I never imagined I’d be the “Glass Guy” at New Relic’s Portland office. After all, not everyone wants to take the plunge and get Google Glass for themselves (or be seen in public wearing it). The past month has told me that despite Glass’s mixed reception, it’s still a device that elicits a lot of curiosity both because of its intrinsic novelty and as a symbol of untapped potential.
How I Got Started with Glass
The Monday before Thanksgiving I was lucky enough to receive an invite to the Google Glass Explorers program. By that Friday, my device was in-hand and on-head. Over the following weeks, I had a chance to demo Glass to my fellow Relics at both the PDX and SFO offices; to our new Chief Revenue Officer, Hilarie Koplow-McAdams; and to friends, strangers, and many others.
I’ve also gotten the chance to play with the Mirror API, install sample apps instrumented with New Relic for Mobile. It’s been an interesting ride, and has got me thinking a lot about the confluence of technology and social interaction.
Demoing Glass for the Curious
Demonstrating Google Glass to others is incredibly fun and something I feel privileged to do whether it someday becomes more commonplace, or ends up as a joke of technology (Powerglove anyone?). I’ve found that people will recognize Glass and sometimes ask about it, but offering to let them try it out is the best way to overcome their initial hesitation.
Once they’ve put it on, I have them tap the side to bring up the clock. Their first experience of the projected ‘screen’ is something that strikes people and helps them understand how Glass differs from a HUD or Augmented Reality. Next I ask them to read the time and say the words below it (“Ok, Glass”). As people who have read about Glass are probably familiar, this is the phrase to start using voice commands.
At this point, many people will read the list of phrases aloud, and Glass will catch “take a picture”. My collection of selfies has grown considerably, and unintentionally, since getting Glass. I’ve yet to have a negative experience from the demos I’ve given — most people are delighted by the experience and seem most interested in determining its usefulness and price.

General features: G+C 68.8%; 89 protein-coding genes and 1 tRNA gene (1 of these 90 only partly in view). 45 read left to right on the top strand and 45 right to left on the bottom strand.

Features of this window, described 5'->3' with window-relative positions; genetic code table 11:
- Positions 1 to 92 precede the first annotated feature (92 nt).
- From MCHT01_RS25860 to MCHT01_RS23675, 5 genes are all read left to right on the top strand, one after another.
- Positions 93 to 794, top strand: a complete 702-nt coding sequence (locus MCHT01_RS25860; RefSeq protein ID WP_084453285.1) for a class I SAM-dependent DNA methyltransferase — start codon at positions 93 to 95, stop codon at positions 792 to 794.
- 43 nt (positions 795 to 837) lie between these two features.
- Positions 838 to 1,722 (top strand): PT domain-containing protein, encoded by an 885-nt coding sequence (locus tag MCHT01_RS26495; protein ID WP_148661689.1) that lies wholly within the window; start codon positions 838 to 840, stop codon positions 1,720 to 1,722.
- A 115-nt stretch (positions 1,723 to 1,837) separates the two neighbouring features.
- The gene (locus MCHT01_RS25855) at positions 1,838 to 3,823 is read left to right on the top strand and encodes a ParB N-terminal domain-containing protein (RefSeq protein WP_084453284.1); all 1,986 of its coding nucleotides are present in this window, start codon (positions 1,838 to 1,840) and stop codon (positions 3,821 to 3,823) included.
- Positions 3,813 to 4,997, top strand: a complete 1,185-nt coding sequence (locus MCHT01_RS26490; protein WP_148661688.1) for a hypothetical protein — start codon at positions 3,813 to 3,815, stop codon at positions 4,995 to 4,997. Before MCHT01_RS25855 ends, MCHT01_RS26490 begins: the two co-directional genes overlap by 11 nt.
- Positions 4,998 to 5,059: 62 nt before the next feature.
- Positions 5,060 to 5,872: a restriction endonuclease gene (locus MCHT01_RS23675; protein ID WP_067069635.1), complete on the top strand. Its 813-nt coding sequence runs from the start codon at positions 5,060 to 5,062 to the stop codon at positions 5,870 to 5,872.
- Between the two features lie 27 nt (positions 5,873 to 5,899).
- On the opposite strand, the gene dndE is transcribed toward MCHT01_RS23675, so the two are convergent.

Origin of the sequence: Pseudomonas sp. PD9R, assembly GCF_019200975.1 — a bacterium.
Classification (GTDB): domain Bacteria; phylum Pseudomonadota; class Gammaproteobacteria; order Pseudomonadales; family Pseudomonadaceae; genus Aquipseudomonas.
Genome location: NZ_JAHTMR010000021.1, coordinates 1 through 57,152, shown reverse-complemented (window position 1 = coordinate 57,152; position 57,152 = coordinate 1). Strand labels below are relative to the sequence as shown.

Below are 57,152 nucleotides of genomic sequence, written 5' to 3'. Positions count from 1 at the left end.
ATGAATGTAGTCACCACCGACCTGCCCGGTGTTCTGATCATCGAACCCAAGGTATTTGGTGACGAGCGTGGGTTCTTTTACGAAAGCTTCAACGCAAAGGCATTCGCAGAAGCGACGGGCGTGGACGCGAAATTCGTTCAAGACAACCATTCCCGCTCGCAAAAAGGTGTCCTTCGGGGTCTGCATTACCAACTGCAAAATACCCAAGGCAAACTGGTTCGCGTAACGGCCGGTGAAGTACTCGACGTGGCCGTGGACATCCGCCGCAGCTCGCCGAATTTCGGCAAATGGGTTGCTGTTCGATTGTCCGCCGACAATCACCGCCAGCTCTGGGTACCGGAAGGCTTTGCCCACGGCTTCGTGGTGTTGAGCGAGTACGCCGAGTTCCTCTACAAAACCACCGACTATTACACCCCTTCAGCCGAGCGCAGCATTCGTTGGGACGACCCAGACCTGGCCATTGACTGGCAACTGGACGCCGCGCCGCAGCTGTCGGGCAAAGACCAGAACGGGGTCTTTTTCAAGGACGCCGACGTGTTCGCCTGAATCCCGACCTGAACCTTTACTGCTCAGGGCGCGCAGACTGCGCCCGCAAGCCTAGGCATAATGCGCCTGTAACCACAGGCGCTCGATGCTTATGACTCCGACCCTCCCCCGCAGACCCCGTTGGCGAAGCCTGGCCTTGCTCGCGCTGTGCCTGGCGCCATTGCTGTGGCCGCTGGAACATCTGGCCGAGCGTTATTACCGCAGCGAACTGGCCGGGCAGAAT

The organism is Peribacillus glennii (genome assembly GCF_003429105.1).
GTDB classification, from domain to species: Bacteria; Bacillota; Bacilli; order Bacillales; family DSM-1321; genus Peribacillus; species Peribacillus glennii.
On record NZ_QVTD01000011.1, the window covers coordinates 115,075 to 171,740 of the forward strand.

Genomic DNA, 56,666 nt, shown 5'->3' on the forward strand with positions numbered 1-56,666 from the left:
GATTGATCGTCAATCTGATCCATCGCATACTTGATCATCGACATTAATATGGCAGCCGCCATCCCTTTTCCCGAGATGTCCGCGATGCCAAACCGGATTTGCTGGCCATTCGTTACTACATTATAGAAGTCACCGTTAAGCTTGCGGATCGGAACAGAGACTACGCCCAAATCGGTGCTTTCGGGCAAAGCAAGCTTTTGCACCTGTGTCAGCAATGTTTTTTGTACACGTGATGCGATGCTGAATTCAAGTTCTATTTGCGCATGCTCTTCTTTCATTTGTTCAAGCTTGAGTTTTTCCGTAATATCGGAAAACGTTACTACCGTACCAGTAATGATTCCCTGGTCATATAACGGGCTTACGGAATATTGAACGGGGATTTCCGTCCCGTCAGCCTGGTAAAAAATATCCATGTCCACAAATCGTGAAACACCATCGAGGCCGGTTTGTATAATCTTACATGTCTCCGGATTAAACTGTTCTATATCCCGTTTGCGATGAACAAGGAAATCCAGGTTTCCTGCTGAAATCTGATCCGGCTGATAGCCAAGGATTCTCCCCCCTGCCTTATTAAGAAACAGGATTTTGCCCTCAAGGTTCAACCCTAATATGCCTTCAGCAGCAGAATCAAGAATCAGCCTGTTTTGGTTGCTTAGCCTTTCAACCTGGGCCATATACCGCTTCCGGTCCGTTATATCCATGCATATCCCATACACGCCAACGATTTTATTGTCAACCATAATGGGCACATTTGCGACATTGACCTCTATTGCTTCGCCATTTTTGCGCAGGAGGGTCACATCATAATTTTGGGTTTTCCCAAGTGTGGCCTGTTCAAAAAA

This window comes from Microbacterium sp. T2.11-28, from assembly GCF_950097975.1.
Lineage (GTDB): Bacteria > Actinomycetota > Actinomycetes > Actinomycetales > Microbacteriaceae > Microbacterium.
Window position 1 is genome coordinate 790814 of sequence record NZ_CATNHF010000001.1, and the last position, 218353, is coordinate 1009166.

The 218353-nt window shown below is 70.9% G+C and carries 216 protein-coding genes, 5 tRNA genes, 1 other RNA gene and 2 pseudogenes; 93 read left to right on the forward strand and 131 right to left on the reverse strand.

Glass as a Server’s Best Friend
Glass’s consumer usefulness will ultimately be decided by the software developers build on its platform, but its existing commercial applications are often overlooked. One of the groups I’ve found most excited about it are waitstaff. Since they need to keep their hands available while being kept up-to-date on the ever-changing conditions of both the front and back of house, Glass has the potential to be a perfect companion. Messages to the servers, bartenders, or host/hostess about newly seated groups, reservations, and order status are a simple and impactful use case.
Monitoring Glass Apps with New Relic
As a proof of concept, I also instrumented one of the Glass sample apps using New Relic for Mobile. I was able to see sessions, averages for interaction time, and what took the most execution time in the app.
The app experience of a user on their mobile device is incredibly important because phones are used for shorter periods of time than tablets. I think Glass will ultimately be used for even shorter sessions, which raises the stakes even higher. If an app takes too long or isn’t responsive enough, they may give up on that app entirely.
I look forward to seeing how the general public reacts to Glass. For now it is undoubtedly a fun toy for the early adopter. But still to come is whether and how society changes to adapt to it. Is it just too different and destined for the annals of tech history along with Google Wave and the Segway? Only time will tell.